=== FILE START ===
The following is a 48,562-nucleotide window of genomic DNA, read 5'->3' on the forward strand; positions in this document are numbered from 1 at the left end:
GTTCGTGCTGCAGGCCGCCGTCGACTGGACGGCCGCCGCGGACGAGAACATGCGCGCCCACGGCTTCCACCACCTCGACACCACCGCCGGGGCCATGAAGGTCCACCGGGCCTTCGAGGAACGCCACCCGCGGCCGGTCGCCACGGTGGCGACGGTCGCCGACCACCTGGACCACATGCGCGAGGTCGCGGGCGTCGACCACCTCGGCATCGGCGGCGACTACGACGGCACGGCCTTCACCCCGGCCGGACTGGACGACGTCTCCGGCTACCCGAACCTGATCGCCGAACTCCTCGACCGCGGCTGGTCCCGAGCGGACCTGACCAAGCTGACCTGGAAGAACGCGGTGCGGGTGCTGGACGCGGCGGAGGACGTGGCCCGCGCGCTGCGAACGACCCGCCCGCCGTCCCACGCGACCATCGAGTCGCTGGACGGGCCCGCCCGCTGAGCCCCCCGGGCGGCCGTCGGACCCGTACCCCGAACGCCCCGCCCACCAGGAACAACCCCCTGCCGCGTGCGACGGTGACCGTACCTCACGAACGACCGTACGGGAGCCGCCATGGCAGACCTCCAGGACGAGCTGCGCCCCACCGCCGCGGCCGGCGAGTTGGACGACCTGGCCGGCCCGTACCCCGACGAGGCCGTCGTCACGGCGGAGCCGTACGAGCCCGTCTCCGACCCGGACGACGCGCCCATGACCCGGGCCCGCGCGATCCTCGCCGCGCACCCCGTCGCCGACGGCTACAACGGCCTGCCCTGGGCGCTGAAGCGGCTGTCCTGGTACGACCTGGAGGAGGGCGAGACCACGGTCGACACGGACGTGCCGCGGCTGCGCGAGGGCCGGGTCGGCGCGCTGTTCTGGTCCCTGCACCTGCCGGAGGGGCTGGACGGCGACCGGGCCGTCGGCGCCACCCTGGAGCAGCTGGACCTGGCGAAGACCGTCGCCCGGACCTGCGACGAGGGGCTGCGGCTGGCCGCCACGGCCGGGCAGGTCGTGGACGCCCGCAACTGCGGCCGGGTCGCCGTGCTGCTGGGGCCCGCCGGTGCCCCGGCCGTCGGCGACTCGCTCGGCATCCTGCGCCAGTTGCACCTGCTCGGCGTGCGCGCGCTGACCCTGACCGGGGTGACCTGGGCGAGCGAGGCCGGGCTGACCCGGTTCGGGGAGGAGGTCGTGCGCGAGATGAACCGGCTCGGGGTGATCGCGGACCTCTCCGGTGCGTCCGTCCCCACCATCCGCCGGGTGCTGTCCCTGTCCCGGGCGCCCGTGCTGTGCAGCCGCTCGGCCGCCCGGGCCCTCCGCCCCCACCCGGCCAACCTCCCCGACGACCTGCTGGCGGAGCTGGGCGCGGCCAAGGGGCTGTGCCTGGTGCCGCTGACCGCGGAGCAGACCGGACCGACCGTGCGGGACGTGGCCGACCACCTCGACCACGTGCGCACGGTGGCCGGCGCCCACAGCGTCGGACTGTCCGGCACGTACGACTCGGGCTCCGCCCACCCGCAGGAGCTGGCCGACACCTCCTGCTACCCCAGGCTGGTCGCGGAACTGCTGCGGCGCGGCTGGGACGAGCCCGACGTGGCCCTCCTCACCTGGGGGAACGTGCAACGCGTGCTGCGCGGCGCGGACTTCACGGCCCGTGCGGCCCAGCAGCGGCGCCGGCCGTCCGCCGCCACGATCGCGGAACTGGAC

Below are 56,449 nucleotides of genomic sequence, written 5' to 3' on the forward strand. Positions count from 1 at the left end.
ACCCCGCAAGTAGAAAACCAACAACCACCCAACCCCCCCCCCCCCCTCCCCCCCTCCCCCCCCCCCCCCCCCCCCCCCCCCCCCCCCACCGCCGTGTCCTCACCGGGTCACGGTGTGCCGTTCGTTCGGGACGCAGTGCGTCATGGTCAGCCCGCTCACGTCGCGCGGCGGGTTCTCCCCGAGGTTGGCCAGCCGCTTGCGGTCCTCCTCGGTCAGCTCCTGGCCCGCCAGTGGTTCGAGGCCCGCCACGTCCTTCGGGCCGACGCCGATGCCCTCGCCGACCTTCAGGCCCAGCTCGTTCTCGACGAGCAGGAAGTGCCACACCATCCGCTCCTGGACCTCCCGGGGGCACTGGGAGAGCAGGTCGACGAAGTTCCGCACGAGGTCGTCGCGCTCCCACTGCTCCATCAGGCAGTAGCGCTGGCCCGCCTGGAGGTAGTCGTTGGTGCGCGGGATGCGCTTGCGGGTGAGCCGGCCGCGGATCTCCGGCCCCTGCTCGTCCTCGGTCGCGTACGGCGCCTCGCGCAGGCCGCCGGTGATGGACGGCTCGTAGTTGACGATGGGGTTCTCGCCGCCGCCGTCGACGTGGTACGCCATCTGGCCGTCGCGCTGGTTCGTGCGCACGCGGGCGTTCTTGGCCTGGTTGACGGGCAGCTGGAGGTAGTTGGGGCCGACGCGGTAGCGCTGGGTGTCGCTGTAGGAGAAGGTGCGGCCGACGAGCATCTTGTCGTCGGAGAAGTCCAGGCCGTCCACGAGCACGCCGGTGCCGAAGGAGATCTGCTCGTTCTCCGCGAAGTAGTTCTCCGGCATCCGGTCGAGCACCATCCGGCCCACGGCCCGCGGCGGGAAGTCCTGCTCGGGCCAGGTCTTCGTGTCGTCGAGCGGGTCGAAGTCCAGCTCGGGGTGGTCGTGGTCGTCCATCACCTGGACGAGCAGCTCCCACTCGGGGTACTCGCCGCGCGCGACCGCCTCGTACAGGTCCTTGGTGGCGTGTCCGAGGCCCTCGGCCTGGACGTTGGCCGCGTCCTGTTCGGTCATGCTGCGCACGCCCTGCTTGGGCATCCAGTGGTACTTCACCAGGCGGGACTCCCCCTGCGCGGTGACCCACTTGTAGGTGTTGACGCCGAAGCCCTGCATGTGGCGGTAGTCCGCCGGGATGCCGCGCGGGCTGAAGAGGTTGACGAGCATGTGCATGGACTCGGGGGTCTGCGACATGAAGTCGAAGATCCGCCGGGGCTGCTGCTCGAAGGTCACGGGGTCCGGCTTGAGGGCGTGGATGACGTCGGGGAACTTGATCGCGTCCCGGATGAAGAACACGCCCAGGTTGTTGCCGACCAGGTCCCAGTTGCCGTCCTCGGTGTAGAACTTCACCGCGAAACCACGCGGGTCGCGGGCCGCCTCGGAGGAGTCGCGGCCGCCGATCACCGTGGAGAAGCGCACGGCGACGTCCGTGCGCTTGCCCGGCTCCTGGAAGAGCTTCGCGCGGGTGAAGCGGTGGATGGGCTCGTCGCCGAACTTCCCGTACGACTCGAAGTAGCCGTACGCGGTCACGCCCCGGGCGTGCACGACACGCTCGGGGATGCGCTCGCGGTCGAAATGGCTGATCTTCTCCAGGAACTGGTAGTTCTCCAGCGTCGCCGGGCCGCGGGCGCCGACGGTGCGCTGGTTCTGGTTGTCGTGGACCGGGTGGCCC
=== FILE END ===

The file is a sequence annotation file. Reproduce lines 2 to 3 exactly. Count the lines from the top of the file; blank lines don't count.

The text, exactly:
GTTCGTGCTGCAGGCCGCCGTCGACTGGACGGCCGCCGCGGACGAGAACATGCGCGCCCACGGCTTCCACCACCTCGACACCACCGCCGGGGCCATGAAGGTCCACCGGGCCTTCGAGGAACGCCACCCGCGGCCGGTCGCCACGGTGGCGACGGTCGCCGACCACCTGGACCACATGCGCGAGGTCGCGGGCGTCGACCACCTCGGCATCGGCGGCGACTACGACGGCACGGCCTTCACCCCGGCCGGACTGGACGACGTCTCCGGCTACCCGAACCTGATCGCCGAACTCCTCGACCGCGGCTGGTCCCGAGCGGACCTGACCAAGCTGACCTGGAAGAACGCGGTGCGGGTGCTGGACGCGGCGGAGGACGTGGCCCGCGCGCTGCGAACGACCCGCCCGCCGTCCCACGCGACCATCGAGTCGCTGGACGGGCCCGCCCGCTGAGCCCCCCGGGCGGCCGTCGGACCCGTACCCCGAACGCCCCGCCCACCAGGAACAACCCCCTGCCGCGTGCGACGGTGACCGTACCTCACGAACGACCGTACGGGAGCCGCCATGGCAGACCTCCAGGACGAGCTGCGCCCCACCGCCGCGGCCGGCGAGTTGGACGACCTGGCCGGCCCGTACCCCGACGAGGCCGTCGTCACGGCGGAGCCGTACGAGCCCGTCTCCGACCCGGACGACGCGCCCATGACCCGGGCCCGCGCGATCCTCGCCGCGCACCCCGTCGCCGACGGCTACAACGGCCTGCCCTGGGCGCTGAAGCGGCTGTCCTGGTACGACCTGGAGGAGGGCGAGACCACGGTCGACACGGACGTGCCGCGGCTGCGCGAGGGCCGGGTCGGCGCGCTGTTCTGGTCCCTGCACCTGCCGGAGGGGCTGGACGGCGACCGGGCCGTCGGCGCCACCCTGGAGCAGCTGGACCTGGCGAAGACCGTCGCCCGGACCTGCGACGAGGGGCTGCGGCTGGCCGCCACGGCCGGGCAGGTCGTGGACGCCCGCAACTGCGGCCGGGTCGCCGTGCTGCTGGGGCCCGCCGGTGCCCCGGCCGTCGGCGACTCGCTCGGCATCCTGCGCCAGTTGCACCTGCTCGGCGTGCGCGCGCTGACCCTGACCGGGGTGACCTGGGCGAGCGAGGCCGGGCTGACCCGGTTCGGGGAGGAGGTCGTGCGCGAGATGAACCGGCTCGGGGTGATCGCGGACCTCTCCGGTGCGTCCGTCCCCACCATCCGCCGGGTGCTGTCCCTGTCCCGGGCGCCCGTGCTGTGCAGCCGCTCGGCCGCCCGGGCCCTCCGCCCCCACCCGGCCAACCTCCCCGACGACCTGCTGGCGGAGCTGGGCGCGGCCAAGGGGCTGTGCCTGGTGCCGCTGACCGCGGAGCAGACCGGACCGACCGTGCGGGACGTGGCCGACCACCTCGACCACGTGCGCACGGTGGCCGGCGCCCACAGCGTCGGACTGTCCGGCACGTACGACTCGGGCTCCGCCCACCCGCAGGAGCTGGCCGACACCTCCTGCTACCCCAGGCTGGTCGCGGAACTGCTGCGGCGCGGCTGGGACGAGCCCGACGTGGCCCTCCTCACCTGGGGGAACGTGCAACGCGTGCTGCGCGGCGCGGACTTCACGGCCCGTGCGGCCCAGCAGCGGCGCCGGCCGTCCGCCGCCACGATCGCGGAACTGGAC

Below are 56,449 nucleotides of genomic sequence, written 5' to 3' on the forward strand. Positions count from 1 at the left end.